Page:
In the Net
Of the fish we catch, which ones do we remember, and why? Iíve been lucky enough to have brought many to hand, but when I recently tallied up the trout that stick in my mind (and, as I grow older, donít want to forget ó the purpose of this exercise), the list totaled a mere nine.
What made them memorable was either the circumstances under which I caught them or their behavior. Yes, two ó big, heavy browns ó might be considered trophies, but why I remember them was because I was dredging a Spruce Fly, a streamer now pretty much vanished from fly shops. And the first fish on my list is, of course, also the first I caught on a fly, a rainbow hooked on Coffee Creek with hand-me-down gear from my granddad.
Three others were also caught from creeks. All were large for their waters, and two required careful positioning and wouldíve spooked if the first cast hadnít been spot on. This tactical problem-solving made them noteworthy for me. The third involved considerable bushwhacking, so when a (relatively) big rainbow smacked the nymph on its drift through a granite slot, the hookup was reward for the effort to fish where no one else would go.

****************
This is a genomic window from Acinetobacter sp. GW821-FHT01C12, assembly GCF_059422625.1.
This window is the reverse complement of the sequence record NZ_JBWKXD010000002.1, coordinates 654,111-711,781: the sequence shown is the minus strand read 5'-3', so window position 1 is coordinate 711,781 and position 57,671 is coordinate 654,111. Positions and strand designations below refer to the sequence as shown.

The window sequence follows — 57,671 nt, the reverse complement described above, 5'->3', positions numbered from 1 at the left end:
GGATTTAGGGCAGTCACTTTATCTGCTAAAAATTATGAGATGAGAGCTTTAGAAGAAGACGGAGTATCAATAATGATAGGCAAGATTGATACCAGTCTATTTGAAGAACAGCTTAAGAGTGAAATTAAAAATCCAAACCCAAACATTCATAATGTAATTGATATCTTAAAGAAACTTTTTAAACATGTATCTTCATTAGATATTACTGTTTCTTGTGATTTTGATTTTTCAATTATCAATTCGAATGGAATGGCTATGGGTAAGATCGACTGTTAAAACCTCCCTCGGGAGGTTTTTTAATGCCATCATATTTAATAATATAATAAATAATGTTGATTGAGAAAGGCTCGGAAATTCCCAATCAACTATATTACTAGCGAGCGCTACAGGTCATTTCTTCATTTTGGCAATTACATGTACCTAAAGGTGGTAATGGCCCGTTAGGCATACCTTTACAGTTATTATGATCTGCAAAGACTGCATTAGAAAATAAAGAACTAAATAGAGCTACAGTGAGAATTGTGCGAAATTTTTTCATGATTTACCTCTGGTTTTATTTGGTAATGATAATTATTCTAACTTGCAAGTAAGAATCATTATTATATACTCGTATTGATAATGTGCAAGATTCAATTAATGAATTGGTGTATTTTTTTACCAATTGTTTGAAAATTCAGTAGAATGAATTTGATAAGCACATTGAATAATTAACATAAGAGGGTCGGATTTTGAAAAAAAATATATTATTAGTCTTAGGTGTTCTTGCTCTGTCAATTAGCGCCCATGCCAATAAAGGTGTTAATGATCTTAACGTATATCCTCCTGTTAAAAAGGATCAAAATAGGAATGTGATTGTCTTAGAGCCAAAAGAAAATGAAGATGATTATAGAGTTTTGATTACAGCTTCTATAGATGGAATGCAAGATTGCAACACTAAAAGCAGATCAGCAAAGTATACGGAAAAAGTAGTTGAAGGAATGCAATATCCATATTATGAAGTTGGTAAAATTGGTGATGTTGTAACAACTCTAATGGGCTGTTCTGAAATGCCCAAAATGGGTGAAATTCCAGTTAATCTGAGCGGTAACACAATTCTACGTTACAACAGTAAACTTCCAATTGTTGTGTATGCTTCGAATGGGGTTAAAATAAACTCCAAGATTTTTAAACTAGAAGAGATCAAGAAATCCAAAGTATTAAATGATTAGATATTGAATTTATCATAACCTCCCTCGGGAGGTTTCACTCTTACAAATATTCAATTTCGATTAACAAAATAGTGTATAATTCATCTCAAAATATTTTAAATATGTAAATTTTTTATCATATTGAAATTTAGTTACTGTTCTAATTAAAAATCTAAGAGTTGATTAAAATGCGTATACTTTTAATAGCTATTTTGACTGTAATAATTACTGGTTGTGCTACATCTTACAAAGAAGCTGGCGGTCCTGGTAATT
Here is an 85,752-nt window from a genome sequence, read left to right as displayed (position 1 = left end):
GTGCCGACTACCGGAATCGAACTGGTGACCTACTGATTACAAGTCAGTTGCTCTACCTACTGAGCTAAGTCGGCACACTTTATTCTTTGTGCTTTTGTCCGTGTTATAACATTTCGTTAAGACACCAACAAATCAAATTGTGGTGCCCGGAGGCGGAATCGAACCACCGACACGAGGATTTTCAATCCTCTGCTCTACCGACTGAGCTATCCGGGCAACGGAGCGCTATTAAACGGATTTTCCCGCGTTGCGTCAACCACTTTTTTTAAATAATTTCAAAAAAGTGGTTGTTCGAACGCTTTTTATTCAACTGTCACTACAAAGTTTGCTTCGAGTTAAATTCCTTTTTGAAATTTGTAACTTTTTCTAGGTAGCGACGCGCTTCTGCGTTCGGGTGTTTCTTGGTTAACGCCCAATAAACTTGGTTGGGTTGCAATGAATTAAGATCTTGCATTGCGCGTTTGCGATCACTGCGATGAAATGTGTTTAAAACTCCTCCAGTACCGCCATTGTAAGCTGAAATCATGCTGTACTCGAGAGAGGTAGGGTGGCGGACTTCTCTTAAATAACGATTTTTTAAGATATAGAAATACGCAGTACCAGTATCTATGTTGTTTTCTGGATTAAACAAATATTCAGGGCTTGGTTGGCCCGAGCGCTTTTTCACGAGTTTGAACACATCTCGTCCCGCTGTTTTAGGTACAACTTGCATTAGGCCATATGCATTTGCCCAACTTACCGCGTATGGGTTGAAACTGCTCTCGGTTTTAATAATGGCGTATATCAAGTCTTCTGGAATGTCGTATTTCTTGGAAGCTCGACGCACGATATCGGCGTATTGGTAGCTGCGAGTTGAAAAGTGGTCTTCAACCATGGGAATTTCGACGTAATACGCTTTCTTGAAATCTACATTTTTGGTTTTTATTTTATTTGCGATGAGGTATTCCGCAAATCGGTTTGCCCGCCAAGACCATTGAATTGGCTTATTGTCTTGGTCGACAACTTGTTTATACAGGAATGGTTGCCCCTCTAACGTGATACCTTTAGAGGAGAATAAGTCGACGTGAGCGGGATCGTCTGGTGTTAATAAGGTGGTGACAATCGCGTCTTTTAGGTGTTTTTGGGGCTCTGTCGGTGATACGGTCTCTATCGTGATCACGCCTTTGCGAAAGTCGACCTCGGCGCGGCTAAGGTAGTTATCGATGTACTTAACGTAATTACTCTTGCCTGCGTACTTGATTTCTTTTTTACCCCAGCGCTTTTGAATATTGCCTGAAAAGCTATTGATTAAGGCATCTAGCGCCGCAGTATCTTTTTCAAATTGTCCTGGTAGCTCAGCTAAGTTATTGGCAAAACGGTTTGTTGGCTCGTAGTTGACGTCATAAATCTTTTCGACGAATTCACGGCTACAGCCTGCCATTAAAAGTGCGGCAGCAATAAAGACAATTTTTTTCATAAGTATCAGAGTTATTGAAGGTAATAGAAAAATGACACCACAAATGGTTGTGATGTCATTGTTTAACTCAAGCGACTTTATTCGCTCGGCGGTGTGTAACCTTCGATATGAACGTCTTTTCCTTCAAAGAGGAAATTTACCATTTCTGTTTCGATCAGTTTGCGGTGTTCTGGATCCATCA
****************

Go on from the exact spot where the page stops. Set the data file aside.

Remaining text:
The final three trout remain in mind because they acted in unexpected ways. One large fish in a heavily pressured river took a nymph and then made seven almost desultory leaps that couldíve been timed to the rhythm of a metronome. A mackinaw, the only one Iíve caught on a fly, surprised me with its total lack of fight. And, perhaps the fish I recall most fondly, a feisty and perfectly formed rainbow, took a bluegill popper retrieved along the face of dam.
The fish we land always leave our hand. What remains are the stories, memories, and the experiences they entail, a sense of event, of place, of companionship or solitude. These are what we creel, and their value only grows over time.
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